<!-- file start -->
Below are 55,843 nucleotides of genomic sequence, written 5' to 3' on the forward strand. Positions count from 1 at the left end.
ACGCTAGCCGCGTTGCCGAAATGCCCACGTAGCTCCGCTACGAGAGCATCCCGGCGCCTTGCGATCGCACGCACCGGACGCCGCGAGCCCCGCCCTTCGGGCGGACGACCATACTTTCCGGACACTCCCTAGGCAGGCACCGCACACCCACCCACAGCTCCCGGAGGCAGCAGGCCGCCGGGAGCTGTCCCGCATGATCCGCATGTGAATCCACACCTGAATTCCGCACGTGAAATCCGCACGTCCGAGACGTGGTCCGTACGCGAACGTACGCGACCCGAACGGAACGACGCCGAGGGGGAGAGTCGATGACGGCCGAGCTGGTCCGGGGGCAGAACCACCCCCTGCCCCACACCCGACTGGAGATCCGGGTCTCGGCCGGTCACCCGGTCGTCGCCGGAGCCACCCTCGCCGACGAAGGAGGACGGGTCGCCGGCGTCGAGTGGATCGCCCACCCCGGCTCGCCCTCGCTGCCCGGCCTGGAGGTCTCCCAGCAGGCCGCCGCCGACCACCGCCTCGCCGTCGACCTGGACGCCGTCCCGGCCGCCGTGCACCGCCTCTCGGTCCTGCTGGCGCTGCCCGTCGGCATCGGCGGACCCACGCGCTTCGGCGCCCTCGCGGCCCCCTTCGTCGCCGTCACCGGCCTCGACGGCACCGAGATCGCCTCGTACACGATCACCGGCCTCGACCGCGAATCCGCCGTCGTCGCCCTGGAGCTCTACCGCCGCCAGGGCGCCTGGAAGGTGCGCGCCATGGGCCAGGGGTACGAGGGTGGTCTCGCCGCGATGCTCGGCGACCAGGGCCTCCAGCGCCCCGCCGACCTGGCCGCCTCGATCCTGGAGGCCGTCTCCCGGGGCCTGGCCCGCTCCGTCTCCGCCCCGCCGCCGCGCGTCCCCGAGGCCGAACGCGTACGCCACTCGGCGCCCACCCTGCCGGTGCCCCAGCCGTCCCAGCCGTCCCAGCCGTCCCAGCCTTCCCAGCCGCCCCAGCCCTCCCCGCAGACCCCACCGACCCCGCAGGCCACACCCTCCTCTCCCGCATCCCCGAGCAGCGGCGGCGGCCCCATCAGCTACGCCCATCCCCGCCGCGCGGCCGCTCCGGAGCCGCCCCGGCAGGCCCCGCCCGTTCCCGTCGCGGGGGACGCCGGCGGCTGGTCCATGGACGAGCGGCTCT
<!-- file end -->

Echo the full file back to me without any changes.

Below are 55,843 nucleotides of genomic sequence, written 5' to 3' on the forward strand. Positions count from 1 at the left end.
ACGCTAGCCGCGTTGCCGAAATGCCCACGTAGCTCCGCTACGAGAGCATCCCGGCGCCTTGCGATCGCACGCACCGGACGCCGCGAGCCCCGCCCTTCGGGCGGACGACCATACTTTCCGGACACTCCCTAGGCAGGCACCGCACACCCACCCACAGCTCCCGGAGGCAGCAGGCCGCCGGGAGCTGTCCCGCATGATCCGCATGTGAATCCACACCTGAATTCCGCACGTGAAATCCGCACGTCCGAGACGTGGTCCGTACGCGAACGTACGCGACCCGAACGGAACGACGCCGAGGGGGAGAGTCGATGACGGCCGAGCTGGTCCGGGGGCAGAACCACCCCCTGCCCCACACCCGACTGGAGATCCGGGTCTCGGCCGGTCACCCGGTCGTCGCCGGAGCCACCCTCGCCGACGAAGGAGGACGGGTCGCCGGCGTCGAGTGGATCGCCCACCCCGGCTCGCCCTCGCTGCCCGGCCTGGAGGTCTCCCAGCAGGCCGCCGCCGACCACCGCCTCGCCGTCGACCTGGACGCCGTCCCGGCCGCCGTGCACCGCCTCTCGGTCCTGCTGGCGCTGCCCGTCGGCATCGGCGGACCCACGCGCTTCGGCGCCCTCGCGGCCCCCTTCGTCGCCGTCACCGGCCTCGACGGCACCGAGATCGCCTCGTACACGATCACCGGCCTCGACCGCGAATCCGCCGTCGTCGCCCTGGAGCTCTACCGCCGCCAGGGCGCCTGGAAGGTGCGCGCCATGGGCCAGGGGTACGAGGGTGGTCTCGCCGCGATGCTCGGCGACCAGGGCCTCCAGCGCCCCGCCGACCTGGCCGCCTCGATCCTGGAGGCCGTCTCCCGGGGCCTGGCCCGCTCCGTCTCCGCCCCGCCGCCGCGCGTCCCCGAGGCCGAACGCGTACGCCACTCGGCGCCCACCCTGCCGGTGCCCCAGCCGTCCCAGCCGTCCCAGCCGTCCCAGCCTTCCCAGCCGCCCCAGCCCTCCCCGCAGACCCCACCGACCCCGCAGGCCACACCCTCCTCTCCCGCATCCCCGAGCAGCGGCGGCGGCCCCATCAGCTACGCCCATCCCCGCCGCGCGGCCGCTCCGGAGCCGCCCCGGCAGGCCCCGCCCGTTCCCGTCGCGGGGGACGCCGGCGGCTGGTCCATGGACGAGCGGCTCT